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How to make a Job description

A job description is a summary of important details of a specific vacancy or position within a business. It explains the remit of the role (eg types of work involved and responsibilities), any requirements for applicants (eg skills, experience and qualifications) and the benefits (eg salary and other staff perks).

Writing a job specification helps ensure that only the most suitable and qualified candidates apply for a position. This reduces time spent on filtering applications by management and HR. It also helps existing employees who are moving to a different role within a business understand their new roles and responsibilities.

Use this job description:

  • when you're advertising for a new member of staff
  • if you're expanding your workforce or replacing employees who are moving on
  • to clarify the requirements for a new position
  • to ensure you are advertising a position in accordance with best practice

Find out more about hiring employees.

This job specification covers:

  • job title, job description and responsibilities
  • skill and qualification requirements
  • day to day responsibilities of the role
  • days and hours of work
  • salary and staff benefits
  • application process

Employees and candidates

Preparing comprehensive and accurate job descriptions is a crucial part of the recruitment process. Both internal and external candidates will need to understand the requirements of the role. As well as providing relevant details of work responsibilities, a job description can help to attract new talent to your organisation, as part of an overall job advertisement.

Managers

A job description is also helpful for line managers. This is especially true if they are new or not directly responsible for recruiting new staff members. In this scenario, a job description can help the line manager to pick the right person for the job. It can also help managers to evaluate the performance of an employee and gauge if they have met expectations.

There are no specific requirements for a job description. However, it often includes the following:

  • the main purpose of the role
  • responsibilities of the job holder
  • any required skills and qualifications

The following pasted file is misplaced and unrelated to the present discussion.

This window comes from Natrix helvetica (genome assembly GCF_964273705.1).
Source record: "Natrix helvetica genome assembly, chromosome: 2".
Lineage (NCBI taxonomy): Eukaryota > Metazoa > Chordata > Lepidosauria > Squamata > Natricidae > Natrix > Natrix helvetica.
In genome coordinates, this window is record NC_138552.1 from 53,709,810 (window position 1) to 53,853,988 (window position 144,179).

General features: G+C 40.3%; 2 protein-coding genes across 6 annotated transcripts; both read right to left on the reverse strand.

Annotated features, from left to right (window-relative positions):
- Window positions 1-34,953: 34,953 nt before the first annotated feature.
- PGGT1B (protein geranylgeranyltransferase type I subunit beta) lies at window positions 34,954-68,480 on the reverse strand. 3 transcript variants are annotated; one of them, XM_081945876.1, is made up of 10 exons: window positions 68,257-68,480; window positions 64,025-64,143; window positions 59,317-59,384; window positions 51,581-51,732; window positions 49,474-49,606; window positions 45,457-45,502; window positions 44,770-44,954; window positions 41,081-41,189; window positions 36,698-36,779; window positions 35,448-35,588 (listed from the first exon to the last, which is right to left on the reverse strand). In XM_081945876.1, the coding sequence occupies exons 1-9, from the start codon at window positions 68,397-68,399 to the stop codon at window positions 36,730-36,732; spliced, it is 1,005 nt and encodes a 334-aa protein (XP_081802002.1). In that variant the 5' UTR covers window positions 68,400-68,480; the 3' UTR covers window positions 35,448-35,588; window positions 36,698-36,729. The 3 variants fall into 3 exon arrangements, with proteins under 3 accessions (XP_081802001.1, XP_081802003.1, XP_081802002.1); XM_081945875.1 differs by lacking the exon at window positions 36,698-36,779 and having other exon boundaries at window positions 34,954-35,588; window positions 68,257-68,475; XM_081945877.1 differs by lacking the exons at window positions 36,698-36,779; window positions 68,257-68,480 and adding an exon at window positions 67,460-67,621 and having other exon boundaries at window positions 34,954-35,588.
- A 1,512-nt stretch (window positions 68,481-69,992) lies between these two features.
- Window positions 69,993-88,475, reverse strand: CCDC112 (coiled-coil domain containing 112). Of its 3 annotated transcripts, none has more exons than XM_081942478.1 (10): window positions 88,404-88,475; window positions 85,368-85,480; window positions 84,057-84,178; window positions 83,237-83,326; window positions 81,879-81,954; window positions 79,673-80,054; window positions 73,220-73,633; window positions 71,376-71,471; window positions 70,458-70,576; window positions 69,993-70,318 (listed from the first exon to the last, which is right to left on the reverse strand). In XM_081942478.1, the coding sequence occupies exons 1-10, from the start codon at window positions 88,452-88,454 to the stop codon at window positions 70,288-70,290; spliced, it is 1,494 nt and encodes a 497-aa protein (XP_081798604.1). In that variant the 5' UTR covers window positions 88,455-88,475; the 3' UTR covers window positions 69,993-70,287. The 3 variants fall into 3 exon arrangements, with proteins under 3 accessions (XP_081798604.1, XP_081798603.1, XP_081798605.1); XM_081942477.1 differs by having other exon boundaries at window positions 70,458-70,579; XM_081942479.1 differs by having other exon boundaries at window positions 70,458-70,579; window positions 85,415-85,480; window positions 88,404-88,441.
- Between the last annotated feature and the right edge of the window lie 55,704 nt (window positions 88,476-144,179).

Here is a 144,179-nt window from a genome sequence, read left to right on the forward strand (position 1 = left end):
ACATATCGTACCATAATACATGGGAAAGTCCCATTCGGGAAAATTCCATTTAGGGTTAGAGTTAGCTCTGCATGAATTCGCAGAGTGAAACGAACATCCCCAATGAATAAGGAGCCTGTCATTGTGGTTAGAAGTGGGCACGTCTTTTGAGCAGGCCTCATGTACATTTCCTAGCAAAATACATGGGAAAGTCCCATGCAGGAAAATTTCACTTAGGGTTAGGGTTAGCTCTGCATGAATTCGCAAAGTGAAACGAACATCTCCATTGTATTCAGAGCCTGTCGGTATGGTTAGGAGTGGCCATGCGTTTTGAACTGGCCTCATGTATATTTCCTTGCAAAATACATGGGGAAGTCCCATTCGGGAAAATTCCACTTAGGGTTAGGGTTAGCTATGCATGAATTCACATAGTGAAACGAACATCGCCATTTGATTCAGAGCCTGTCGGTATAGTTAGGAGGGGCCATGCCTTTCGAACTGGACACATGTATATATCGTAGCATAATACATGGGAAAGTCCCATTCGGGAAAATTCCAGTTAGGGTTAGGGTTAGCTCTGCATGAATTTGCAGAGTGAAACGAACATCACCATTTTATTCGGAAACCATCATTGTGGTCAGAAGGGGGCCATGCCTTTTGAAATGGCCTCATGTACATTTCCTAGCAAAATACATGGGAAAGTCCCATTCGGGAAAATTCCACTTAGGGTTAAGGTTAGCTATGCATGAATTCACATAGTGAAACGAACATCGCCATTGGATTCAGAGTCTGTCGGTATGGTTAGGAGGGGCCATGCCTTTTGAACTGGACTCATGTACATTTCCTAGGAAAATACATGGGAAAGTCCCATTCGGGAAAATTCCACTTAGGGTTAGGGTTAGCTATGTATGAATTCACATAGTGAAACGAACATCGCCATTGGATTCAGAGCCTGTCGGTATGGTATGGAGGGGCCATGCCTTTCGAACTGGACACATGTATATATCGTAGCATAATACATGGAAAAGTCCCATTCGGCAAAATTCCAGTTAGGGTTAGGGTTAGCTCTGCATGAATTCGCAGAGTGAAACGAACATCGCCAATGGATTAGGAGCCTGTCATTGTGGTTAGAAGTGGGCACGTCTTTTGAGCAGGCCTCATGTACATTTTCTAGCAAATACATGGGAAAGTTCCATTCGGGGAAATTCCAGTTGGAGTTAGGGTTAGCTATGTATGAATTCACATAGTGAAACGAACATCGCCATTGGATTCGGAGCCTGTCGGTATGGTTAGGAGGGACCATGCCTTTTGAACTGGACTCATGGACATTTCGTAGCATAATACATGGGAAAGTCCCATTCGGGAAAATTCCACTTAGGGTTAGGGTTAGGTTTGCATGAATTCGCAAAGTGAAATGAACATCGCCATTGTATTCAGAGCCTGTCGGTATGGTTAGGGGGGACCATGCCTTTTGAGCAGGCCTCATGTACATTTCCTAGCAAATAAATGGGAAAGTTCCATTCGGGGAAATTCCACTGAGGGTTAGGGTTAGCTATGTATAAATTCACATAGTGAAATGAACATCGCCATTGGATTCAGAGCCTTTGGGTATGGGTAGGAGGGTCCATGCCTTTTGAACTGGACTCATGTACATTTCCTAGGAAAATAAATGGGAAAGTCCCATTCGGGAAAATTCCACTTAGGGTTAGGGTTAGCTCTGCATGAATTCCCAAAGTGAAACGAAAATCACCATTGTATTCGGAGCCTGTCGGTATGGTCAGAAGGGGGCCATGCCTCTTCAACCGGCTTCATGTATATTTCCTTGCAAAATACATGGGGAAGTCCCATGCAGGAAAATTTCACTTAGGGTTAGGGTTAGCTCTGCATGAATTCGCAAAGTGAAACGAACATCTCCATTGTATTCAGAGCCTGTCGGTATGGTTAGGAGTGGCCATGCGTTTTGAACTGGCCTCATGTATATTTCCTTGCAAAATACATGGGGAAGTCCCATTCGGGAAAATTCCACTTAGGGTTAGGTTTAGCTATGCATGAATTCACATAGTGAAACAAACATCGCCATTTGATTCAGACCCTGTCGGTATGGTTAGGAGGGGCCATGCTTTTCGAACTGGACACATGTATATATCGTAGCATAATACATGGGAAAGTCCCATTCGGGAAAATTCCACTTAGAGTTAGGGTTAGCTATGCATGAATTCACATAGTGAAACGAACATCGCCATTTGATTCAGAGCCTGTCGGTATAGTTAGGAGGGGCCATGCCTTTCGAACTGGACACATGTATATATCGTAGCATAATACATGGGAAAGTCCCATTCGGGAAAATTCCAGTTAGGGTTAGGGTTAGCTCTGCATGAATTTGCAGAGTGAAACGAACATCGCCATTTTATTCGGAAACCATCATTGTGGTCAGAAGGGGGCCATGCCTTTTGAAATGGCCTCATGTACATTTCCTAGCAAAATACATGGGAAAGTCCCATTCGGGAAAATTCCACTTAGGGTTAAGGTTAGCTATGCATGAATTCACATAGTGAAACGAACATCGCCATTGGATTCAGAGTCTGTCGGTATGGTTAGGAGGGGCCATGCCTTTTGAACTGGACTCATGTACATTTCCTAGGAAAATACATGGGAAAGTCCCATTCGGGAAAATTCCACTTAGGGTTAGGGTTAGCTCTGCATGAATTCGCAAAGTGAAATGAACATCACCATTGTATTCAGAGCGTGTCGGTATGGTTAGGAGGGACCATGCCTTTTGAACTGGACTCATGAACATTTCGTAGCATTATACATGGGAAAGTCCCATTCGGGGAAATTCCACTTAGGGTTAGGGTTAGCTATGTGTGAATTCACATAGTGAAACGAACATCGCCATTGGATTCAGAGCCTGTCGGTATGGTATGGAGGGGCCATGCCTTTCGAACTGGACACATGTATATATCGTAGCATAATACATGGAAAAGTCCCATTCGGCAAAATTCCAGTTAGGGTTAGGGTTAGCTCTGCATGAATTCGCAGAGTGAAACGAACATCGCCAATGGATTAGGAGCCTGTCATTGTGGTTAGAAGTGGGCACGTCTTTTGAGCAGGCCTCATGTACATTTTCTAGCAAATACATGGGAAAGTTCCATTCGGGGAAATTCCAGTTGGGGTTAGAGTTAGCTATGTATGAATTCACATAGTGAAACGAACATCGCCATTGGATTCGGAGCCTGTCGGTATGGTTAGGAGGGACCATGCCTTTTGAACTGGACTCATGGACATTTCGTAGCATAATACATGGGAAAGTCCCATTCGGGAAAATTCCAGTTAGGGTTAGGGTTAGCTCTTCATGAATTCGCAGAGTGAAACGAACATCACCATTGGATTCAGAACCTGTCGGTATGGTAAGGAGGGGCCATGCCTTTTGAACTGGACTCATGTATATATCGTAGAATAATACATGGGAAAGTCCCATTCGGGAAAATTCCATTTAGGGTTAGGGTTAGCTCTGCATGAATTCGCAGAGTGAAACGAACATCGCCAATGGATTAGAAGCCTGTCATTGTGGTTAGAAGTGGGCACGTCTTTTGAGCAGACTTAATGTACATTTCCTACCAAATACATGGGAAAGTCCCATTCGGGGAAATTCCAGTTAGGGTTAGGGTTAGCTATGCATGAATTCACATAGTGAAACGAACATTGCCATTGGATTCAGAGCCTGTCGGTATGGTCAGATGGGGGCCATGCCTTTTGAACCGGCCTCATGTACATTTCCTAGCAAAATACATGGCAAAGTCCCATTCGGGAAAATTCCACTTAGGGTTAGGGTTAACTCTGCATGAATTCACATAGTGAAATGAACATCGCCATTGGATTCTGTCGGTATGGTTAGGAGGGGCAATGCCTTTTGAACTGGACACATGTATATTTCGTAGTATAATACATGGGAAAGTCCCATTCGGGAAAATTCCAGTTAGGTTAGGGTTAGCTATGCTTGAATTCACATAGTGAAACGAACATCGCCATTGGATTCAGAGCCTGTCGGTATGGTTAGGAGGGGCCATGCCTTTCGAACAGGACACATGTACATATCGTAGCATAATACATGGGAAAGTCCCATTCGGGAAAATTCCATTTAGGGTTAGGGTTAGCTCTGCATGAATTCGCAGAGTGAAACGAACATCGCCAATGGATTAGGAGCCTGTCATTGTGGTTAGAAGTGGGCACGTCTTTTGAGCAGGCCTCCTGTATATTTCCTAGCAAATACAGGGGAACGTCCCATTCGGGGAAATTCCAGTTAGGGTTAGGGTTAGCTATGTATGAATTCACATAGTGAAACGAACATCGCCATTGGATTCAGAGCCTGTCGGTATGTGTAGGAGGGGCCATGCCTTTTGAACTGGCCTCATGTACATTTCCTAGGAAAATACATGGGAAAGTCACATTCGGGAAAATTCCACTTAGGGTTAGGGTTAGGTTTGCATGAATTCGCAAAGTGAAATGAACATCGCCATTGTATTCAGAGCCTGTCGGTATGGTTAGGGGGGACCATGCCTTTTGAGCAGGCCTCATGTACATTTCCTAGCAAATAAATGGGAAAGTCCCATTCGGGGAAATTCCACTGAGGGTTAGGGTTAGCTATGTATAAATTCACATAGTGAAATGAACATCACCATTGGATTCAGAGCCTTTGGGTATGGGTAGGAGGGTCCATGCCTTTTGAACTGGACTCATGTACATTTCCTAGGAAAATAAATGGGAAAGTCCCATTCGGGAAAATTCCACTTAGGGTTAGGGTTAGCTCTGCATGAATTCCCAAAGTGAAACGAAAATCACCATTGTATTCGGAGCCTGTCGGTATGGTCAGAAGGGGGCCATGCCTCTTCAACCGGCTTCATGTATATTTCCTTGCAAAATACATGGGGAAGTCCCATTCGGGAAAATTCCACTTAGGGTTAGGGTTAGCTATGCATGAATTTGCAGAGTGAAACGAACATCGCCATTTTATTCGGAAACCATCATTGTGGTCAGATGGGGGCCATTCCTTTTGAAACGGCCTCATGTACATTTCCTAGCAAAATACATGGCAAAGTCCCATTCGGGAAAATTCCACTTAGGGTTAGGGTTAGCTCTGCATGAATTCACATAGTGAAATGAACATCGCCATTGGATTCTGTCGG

• days, hours and location of work - and if there are any flexible working opportunities
  • salary and other benefits (pension schemes, company car etc)
  • who the job holder will report to
  • details of how to apply for the job

Discrimination

To comply with employment law, you must ensure that nothing in a job description (and any other job advertisement materials) can be considered discriminatory. The Equality Act 2010 sets out certain protected characteristics, including age, disability, sex and race. For more information, read Equal opportunities and discrimination.

In general, any protected characteristics should not be taken into account in the selection process of a candidate. Further, a job description should not imply that any of these characteristics contribute to the selection criteria, either directly or indirectly. 

For example, phrases like 'youthful go-getter' or 'mature experienced' should be avoided when describing an ideal candidate, as they could constitute age discrimination. However, if there is a 'genuine occupational requirement' (eg a young black male actor being required to play the role of a young black male character in a theatre production) this can be included in a job description.

Terminology

Avoid the use of internal terminology and acronyms when preparing a job spec. Remember that the candidates reading the job description will not be familiar with business-specific terms, unless you are recruiting internally.

Many of the terms contained in a job description will form the basis of the Employment contract. However, in order to allow room for negotiation, it's a good idea to keep the terms open and flexible. For example, you can include a pay range (rather than a specific salary) and if you have several offices, you can state that the employee may need to work from any of those locations. 

If any contract terms differ from those in the job spec, these need to be clearly pointed out before the contract is signed. You may want to include a clause in the job description, stating that terms may change.

Ask a lawyer if:

  • you are looking for a company director
  • you are searching for a business partner
  • you are advertising a position that will be primarily based outside England, Wales or Scotland

Other names for Job description

Job description template, Job specification, JD, Job posting template, Role description, Job spec, Job spec template.

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